I have considered DirectTV, but they have one major drawback and that is that they charge $5 per box, and unlike cable, you cannot bypass the box. Since I have 4 t.v.'s in the house, I’d have to pay an additional $20 to hook up all my tv’s and that puts it slightly above what I’m paying for cable.

I’m not a complete dolt when it comes to following schematics and such but I can’t imagine someone like my parents, who still call me with questions about their DVD/VCR combo, would ever buy a TIVO. Once again, I think that this is a huge hurdle for TIVO to overcome if they want to remain viable. The cable company’s DVR is nearly plug-and-play. Yes, it’s $18.95 (though, to be fair, it is a combination device, so it’s only an additional $10 a month from what I was paying for just the HD box), but it is extremely user friendly. And it does pain me greatly to say this because I look forward to the day when I can buy digital programming through the internet via a home media center and bypass the local cable company altogether.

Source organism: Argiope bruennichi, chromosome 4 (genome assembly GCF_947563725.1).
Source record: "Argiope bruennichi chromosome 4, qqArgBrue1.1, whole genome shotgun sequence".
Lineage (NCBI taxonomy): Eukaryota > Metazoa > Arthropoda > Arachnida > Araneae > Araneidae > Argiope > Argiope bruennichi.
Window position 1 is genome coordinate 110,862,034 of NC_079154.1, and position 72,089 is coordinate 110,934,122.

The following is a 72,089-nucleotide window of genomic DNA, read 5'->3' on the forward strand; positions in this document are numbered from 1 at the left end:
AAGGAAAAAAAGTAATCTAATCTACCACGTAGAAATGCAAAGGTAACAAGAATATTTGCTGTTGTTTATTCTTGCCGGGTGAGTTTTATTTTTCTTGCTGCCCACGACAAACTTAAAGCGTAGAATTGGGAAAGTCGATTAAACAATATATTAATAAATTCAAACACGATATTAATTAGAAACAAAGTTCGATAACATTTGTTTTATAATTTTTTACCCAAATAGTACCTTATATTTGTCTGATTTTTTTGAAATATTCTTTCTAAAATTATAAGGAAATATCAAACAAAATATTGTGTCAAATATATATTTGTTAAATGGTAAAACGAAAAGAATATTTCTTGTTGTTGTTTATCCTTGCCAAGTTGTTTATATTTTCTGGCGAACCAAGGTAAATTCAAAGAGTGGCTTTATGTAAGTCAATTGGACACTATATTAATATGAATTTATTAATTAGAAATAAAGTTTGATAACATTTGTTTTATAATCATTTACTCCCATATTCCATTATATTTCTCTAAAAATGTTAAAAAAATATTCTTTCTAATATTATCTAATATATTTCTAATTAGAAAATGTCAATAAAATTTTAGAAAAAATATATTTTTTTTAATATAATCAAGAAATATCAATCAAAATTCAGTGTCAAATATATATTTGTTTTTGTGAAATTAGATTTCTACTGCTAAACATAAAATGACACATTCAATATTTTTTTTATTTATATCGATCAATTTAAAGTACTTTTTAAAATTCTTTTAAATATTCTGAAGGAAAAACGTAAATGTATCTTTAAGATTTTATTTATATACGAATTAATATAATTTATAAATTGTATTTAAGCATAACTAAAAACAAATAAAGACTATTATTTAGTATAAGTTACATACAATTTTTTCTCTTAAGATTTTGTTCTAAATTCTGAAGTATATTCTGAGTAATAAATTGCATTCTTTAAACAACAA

I got the DVR in my bedroom and I can’t stand watching TV in any other room.

I have the TW DVR, Cable, Roadrunner, and soon will have the digital phone and TW Home Security Monitoring. I already use AOL for my e-mail.

Couple that with my subscriptions to Time and EW, LotR triology, and my preference for DC Comics over Marvel and it seems that AOL-TW owns my sorry ass.